by Timothy Sandefur
Here's an interesting look at the economic issues surrounding eminent domain abuse. It's a response to an argument by economist Patricia Munch, who contends that eminent domain is an effective way to eliminate so-called "holdouts" who stand in the way of development. This is a very common argument in the eminent domain debate. But as Thomas Garrett and Paul Rothstein point out,
her analysis fails to address several economic issues involving eminent domain that have broader implications for economic development and growth. Specifically, any economic analysis of eminent domain as it relates to the Kelo decision must recognize the tradeoffs inherent in giving local governments this kind of power over local economic development. Those who approve of eminent domain as it was used in Kelo fail to recognize the difference between what economists call "private goods" and "public goods." They also fail to see the inefficiencies often generated from government intervention in private markets.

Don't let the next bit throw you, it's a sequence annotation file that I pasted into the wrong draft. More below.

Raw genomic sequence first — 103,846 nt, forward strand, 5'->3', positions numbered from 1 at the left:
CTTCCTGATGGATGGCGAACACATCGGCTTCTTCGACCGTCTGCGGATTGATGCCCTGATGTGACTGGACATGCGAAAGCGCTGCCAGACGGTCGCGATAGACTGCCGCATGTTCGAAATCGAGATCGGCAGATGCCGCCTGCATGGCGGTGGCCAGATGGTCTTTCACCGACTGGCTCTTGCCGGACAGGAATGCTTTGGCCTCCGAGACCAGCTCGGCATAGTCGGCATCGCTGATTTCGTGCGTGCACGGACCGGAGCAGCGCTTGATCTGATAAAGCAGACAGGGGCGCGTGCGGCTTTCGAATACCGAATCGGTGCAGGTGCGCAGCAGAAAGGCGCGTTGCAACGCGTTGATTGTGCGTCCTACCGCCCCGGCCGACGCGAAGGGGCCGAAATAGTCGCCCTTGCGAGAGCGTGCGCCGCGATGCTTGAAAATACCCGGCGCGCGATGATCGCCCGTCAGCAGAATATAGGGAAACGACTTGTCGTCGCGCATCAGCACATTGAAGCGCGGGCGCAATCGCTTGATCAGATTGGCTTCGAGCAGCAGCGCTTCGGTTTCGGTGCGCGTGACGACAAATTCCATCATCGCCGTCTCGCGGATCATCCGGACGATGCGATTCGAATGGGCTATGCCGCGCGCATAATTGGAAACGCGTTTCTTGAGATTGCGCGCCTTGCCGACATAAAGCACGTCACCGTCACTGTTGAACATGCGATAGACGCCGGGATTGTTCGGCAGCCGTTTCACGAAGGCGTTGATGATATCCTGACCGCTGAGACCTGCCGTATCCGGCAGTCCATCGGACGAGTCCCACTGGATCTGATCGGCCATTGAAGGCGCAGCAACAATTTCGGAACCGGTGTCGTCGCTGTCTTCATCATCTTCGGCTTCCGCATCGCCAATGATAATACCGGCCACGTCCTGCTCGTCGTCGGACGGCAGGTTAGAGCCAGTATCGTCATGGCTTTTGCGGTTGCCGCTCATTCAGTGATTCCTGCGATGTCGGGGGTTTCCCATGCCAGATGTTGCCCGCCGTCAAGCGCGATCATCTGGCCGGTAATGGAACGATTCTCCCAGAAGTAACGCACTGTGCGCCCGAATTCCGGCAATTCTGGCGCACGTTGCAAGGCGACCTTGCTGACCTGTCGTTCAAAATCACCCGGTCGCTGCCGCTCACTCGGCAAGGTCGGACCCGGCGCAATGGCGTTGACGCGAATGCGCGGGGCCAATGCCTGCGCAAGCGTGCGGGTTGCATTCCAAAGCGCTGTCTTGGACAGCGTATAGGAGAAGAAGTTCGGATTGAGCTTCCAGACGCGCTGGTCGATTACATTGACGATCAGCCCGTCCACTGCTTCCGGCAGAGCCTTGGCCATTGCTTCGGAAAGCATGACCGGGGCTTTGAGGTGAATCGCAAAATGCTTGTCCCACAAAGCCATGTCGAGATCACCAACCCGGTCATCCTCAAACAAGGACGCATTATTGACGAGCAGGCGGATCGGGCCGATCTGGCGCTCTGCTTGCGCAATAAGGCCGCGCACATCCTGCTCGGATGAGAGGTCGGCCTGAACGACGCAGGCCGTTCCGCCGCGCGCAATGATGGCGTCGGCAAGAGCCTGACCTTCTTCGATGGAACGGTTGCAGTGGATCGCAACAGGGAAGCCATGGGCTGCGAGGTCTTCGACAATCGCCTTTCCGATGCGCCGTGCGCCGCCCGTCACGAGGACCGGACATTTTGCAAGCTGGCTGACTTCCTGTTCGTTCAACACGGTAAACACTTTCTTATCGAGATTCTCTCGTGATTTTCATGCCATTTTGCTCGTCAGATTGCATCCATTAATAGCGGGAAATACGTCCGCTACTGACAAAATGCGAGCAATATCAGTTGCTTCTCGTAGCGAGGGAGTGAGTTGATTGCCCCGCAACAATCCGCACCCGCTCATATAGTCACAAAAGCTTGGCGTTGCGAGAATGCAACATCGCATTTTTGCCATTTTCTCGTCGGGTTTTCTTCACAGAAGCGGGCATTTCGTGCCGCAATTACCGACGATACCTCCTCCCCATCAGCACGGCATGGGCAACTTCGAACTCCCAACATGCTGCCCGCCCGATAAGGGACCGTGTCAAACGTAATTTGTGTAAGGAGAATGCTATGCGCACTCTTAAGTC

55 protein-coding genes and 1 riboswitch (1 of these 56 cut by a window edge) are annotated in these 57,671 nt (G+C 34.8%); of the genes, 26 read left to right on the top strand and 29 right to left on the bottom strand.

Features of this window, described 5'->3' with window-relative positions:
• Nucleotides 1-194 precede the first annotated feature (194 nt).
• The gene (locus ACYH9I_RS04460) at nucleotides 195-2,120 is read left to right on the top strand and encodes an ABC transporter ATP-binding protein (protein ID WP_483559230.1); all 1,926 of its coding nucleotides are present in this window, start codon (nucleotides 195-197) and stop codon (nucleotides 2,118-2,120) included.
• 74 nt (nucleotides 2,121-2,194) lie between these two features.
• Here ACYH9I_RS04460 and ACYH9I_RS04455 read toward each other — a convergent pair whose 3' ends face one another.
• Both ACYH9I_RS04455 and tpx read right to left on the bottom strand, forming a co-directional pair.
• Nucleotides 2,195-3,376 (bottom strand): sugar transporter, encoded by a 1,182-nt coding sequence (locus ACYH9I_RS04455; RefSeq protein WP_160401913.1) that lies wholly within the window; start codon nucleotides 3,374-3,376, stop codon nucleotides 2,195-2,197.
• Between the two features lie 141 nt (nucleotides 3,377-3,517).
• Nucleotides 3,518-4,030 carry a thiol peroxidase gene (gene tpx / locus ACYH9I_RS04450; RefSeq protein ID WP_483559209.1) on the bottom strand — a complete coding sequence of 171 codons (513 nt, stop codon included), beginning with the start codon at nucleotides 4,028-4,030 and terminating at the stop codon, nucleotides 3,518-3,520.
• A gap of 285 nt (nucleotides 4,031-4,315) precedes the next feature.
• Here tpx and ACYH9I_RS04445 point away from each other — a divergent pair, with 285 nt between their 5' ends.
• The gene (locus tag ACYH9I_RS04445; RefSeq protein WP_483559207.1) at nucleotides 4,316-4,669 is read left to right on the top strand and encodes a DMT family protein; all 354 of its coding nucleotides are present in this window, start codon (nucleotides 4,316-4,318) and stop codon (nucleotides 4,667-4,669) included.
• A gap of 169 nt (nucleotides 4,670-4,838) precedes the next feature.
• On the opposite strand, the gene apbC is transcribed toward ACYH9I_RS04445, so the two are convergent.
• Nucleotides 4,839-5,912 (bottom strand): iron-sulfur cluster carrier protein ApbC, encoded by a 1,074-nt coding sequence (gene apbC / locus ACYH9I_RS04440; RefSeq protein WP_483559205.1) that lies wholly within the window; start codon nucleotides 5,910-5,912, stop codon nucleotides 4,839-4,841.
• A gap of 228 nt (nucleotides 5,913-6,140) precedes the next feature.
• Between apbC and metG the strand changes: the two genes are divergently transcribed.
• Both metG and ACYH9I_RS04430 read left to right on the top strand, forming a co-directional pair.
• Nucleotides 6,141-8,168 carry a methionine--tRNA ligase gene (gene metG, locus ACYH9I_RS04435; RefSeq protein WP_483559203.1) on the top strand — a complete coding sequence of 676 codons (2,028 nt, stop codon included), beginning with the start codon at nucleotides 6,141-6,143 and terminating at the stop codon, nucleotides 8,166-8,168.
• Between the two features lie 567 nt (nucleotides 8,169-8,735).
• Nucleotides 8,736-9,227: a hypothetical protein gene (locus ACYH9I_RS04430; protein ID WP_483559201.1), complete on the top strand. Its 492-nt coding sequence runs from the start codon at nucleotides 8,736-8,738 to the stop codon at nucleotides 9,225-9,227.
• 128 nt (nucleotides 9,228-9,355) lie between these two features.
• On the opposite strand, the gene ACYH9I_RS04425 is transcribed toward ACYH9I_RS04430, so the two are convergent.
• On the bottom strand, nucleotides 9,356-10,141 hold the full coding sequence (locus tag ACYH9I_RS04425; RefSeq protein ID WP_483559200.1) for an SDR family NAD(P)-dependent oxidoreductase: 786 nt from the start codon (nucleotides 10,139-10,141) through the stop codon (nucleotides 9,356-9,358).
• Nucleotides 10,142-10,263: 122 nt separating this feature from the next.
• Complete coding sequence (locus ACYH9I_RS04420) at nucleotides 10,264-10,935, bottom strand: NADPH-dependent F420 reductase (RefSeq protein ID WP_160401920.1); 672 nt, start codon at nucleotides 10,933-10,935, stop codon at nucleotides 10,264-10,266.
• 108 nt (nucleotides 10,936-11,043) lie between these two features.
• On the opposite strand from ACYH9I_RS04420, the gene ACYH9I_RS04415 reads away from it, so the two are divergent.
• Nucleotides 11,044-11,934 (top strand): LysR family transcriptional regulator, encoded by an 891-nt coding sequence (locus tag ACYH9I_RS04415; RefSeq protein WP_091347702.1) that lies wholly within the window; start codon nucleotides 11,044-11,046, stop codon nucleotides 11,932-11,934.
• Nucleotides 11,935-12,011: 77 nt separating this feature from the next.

Thanks to David Boaz for the pointer.